As it turns out, some might be hazardous to your health, while others are less so.
Monosodium glutamate is one chemical that has been vilified for years, for all sorts of reasons. As a flavor enhancer, it can be found in all kinds of savory products, from sauces and condiments to pre-packaged dinners and — perhaps most famously — Chinese food.
Almost since the day it was introduced, there have been serious suspicions about the health hazards of MSG. These days, cancer is the leading worry.
While some people maintain that MSG is a direct contributor to cancer, no reputable studies have shown a link. MSG has been deemed safe for consumption by three major bodies of medical expertise and regulation: the American Medical Association, the National Academy of Sciences, and the FDA.
Many experts suggest that it’s perhaps the other unhealthy ingredients in processed foods containing MSG that collectively raise your risk of chronic disease.
Many people are concerned about the neurological effects of aspartame, citing headaches, seizures, even nerve damage. There have been some ups and downs regarding the FDA’s relationship to aspartame, too. In the end, it seems like a pretty risky chemical.
Research on aspartame has not supported the scary claims. One recent study published in Critical Reviews in Toxicology took a look at all the research done on aspartame safety, and reported that “The studies provide no evidence to support an association between aspartame and cancer in any tissue.”
Studies on other potential dangers of aspartame are continuing, but so far, there is no link between the chemical and chronic neurological disease in humans. That said, taking in too much of any additive won’t improve your health.
Along with fat, sugar is a major problem fueling the obesity epidemic in North America. It’s difficult to argue that huge amounts of empty calories won’t affect your health for the worse, but can it lead to cancer?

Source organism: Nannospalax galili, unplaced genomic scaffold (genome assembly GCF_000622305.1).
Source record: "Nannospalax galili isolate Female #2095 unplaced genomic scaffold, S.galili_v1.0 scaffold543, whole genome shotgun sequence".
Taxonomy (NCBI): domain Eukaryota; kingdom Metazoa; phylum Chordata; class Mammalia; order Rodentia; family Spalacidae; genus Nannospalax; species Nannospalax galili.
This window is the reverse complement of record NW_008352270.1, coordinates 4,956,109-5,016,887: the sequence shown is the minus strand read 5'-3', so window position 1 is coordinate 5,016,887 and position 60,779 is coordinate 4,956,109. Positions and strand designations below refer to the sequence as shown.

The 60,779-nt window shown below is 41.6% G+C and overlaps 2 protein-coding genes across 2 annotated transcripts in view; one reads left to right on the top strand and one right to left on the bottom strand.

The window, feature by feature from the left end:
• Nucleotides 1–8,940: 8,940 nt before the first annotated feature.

Some insist that sugar directly feeds cancer cells, and thus directly contributes to the growth and spread of cancer.
The truth is, sugar doesn’t feed cancer cells more than any other food source. Every cell in your body needs glucose to function and survive, so cutting out carbohydrates is certainly not the answer.
However, refined sugar does impact your insulin levels and your weight, and this can be a problem: insulin resistance can influence cancer cell growth, and research suggests that obesity, diabetes, and related metabolic conditions will increase your risk of certain cancers.
The isoflavones in soy products are estrogen-like compounds, and since estrogen is known to promote the development and growth of breast cancer, there has been a good deal of concern about including soy in the diet.
In fact, studies show that soy might actually reduce your risk of breast cancer: women who took in the most soy isoflavones were up to 30 percent less likely to develop breast cancer.
However, some research suggests that a lot of soy could turn on certain genes that might encourage cancer cell growth in some women. This is not to say that every women who enjoys soy is at risk, but rather that some women with breast cancer may be genetically vulnerable to the compounds in soy.